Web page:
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Coordination and Management of COVID-19 in Africa through Health Operations and Technical Expertise Pillar: A Case Study from WHO AFRO One Year into Response

Ngoy, Nsenga, Conteh, Ishata Nannie, Oyugi, Boniface, Abok, Patrick, Kobie, Aminata, Phori, Peter, Hamba, Cephas, Ejiofor, Nonso Ephraim, Fitzwanga, Kaizer, Appiah, John, and others. (2022) Coordination and Management of COVID-19 in Africa through Health Operations and Technical Expertise Pillar: A Case Study from WHO AFRO One Year into Response. Tropical Medicine and Infectious Disease, 7 (8). Article Number 183. E-ISSN 2414-6366. (doi:10.3390/tropicalmed7080183) (KAR id:99008)

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Abstract: Background: following the importation of the first Coronavirus disease 2019 (COVID-19) case into Africa on 14 February 2020 in Egypt, the World Health Organisation (WHO) regional office for Africa (AFRO) activated a three-level incident management support team (IMST), with technical pillars, to coordinate planning, implementing, supervision, and monitoring of the situation and progress of implementation as well as response to the pandemic in the region. At WHO AFRO, one of the pillars was the health operations and technical expertise (HOTE) pillar with five sub-pillars: case management, infection prevention and control, risk communication and community engagement, laboratory, and emergency medical team (EMT). This paper documents the learnings

(both positive and negative for consideration of change) from the activities of the HOTE pillar and recommends future actions for improving its coordination for future emergencies, especially for multi-country outbreaks or pandemic emergency responses. Method: we conducted a document review of the HOTE pillar coordination meetings’ minutes, reports, policy and strategy documents of the activities, and outcomes and feedback on updates on the HOTE pillar given at regular intervals to the Regional IMST. In addition, key informant interviews were conducted with 14 members of the HOTE sub pillar. Key Learnings: the pandemic response revealed that shared decision making, collaborative coordination, and planning have been significant in the COVID-19 response in Africa.

The HOTE pillar’s response structure contributed to attaining the IMST objectives in the African region and translated to timely support for the WHO AFRO and the member states. However, while the coordination mechanism appeared robust, some challenges included duplication of coordination efforts, communication, documentation, and information management. Recommendations: we recommend streamlining the flow of information to better understand the challenges that countries face. There is a need to define the role and responsibilities of sub-pillar team members and provide new team members with information briefs to guide them on where and how to access internal information and work under the pillar. A unified documentation system is important and could help to strengthen intra-pillar collaboration and communication. Various indicators should be developed to constantly monitor the HOTE team’s deliverables, performance and its members.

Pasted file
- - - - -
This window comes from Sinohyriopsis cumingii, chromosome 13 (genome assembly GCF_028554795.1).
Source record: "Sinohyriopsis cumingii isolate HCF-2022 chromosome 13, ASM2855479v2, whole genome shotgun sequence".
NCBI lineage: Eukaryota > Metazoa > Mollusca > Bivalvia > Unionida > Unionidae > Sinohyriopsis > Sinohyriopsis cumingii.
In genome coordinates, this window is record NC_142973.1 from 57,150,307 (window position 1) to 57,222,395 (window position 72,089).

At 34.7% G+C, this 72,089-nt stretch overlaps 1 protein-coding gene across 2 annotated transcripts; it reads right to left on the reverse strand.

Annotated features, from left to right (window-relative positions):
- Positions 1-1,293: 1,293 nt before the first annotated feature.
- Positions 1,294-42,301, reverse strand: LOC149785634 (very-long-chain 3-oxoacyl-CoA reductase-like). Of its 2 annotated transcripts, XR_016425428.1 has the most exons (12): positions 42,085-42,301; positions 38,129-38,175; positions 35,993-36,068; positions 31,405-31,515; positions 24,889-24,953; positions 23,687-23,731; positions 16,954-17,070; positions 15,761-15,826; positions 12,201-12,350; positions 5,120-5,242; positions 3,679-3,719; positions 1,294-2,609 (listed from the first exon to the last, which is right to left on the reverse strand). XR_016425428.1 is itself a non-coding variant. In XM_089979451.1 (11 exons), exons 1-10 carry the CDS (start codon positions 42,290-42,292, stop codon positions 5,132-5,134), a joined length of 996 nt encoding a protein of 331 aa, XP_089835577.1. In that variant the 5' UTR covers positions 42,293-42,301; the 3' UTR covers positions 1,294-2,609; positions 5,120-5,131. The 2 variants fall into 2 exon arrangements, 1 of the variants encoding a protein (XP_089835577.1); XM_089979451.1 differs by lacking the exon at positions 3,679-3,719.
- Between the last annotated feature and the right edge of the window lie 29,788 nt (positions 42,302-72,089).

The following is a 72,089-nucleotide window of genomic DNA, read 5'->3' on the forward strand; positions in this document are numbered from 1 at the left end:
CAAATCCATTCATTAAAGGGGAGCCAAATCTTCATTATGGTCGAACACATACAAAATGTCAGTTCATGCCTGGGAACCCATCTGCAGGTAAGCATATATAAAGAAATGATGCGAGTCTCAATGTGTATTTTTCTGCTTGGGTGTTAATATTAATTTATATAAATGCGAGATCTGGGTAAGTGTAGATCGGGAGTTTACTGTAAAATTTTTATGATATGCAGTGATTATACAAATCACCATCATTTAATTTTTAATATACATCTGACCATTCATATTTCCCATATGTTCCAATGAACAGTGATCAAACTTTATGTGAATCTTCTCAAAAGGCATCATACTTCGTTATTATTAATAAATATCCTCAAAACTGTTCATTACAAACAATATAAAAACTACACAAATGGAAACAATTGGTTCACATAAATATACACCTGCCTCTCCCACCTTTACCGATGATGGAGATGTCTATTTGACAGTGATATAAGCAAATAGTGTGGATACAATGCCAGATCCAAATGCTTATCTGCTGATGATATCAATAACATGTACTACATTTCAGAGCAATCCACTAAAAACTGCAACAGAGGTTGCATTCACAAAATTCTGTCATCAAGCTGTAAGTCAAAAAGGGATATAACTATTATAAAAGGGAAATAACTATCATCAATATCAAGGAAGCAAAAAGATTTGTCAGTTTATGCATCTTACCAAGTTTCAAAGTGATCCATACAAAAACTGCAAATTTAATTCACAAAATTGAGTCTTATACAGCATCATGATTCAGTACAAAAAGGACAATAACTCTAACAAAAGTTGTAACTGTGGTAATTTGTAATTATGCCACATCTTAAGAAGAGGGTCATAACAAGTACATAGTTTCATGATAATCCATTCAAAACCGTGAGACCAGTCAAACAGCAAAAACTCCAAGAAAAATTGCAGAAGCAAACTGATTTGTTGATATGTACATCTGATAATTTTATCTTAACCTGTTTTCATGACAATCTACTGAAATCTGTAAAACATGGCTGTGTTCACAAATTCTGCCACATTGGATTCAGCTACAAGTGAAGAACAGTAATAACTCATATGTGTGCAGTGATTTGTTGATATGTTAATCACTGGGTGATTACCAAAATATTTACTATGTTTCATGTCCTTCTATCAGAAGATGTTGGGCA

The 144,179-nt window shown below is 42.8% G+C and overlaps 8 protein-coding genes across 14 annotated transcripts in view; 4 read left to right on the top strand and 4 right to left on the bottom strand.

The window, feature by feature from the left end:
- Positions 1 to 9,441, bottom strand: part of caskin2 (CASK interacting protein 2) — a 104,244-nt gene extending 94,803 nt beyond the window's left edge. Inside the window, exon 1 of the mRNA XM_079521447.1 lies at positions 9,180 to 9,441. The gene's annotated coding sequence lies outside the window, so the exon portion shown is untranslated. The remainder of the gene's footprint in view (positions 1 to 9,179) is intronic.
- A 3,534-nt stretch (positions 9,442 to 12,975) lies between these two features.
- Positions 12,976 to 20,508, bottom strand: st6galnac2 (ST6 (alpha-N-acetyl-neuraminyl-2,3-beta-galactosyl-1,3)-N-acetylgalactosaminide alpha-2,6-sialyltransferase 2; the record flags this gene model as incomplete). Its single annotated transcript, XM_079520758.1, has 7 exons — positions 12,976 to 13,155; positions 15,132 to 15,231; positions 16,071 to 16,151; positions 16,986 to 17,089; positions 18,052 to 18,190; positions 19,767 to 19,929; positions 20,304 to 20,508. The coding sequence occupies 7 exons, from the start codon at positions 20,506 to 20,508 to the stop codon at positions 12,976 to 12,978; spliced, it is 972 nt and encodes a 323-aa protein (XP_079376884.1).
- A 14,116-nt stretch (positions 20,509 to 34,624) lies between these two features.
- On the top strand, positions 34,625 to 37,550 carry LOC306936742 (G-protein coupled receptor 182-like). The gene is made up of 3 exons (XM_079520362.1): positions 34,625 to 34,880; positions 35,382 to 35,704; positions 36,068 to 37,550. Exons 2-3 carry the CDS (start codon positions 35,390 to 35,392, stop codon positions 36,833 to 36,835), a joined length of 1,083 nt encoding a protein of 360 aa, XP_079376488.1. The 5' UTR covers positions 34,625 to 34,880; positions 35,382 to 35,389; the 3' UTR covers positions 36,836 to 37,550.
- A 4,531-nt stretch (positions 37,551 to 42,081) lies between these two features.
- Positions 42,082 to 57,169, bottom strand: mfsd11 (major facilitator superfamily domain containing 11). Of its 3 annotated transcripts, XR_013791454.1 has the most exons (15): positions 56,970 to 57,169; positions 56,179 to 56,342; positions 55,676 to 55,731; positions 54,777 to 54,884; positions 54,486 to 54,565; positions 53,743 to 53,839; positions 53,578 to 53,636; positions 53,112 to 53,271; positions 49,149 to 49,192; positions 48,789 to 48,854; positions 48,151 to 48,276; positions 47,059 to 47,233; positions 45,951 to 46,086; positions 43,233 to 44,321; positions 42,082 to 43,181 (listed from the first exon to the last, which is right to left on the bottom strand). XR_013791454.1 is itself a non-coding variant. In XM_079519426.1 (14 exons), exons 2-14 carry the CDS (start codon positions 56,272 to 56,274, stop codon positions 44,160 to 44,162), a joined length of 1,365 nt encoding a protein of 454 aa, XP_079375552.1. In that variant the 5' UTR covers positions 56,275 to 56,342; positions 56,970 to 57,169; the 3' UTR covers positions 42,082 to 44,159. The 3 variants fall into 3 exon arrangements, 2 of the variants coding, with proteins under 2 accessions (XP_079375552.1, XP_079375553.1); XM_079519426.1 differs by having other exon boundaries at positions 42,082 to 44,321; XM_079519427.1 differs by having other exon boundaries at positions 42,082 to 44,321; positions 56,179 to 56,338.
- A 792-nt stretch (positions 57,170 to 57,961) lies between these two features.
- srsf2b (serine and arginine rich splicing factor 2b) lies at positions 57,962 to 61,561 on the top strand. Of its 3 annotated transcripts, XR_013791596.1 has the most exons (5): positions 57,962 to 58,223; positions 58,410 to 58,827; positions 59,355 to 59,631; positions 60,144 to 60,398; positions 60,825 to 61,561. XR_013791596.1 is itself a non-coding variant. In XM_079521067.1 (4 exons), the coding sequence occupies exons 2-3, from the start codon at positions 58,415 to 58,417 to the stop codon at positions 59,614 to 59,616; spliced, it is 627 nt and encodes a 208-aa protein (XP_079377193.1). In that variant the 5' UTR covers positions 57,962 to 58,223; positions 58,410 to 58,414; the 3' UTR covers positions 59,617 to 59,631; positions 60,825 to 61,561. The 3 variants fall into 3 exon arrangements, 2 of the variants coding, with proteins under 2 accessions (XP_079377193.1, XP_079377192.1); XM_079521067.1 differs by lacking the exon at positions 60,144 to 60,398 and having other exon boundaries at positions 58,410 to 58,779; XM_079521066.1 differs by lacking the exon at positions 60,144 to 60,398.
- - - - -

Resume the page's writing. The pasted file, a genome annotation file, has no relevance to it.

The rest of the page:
Item Type: Article
DOI/Identification number: 10.3390/tropicalmed7080183
Uncontrolled keywords: coronavirus; coordination; health operations; technical expertise; AFRO
Subjects: R Medicine > RA Public aspects of medicine
Divisions: Divisions > Division for the Study of Law, Society and Social Justice > School of Social Policy, Sociology and Social Research > Centre for Health Services Studies
Funders: University of Kent (
Depositing User: George Austin-Coskry
Date Deposited: 08 Dec 2022 10:47 UTC
Last Modified: 09 Dec 2022 14:30 UTC
Resource URI: (The current URI for this page, for reference purposes)
Oyugi, Boniface:
Okeibunor, Joseph C.:
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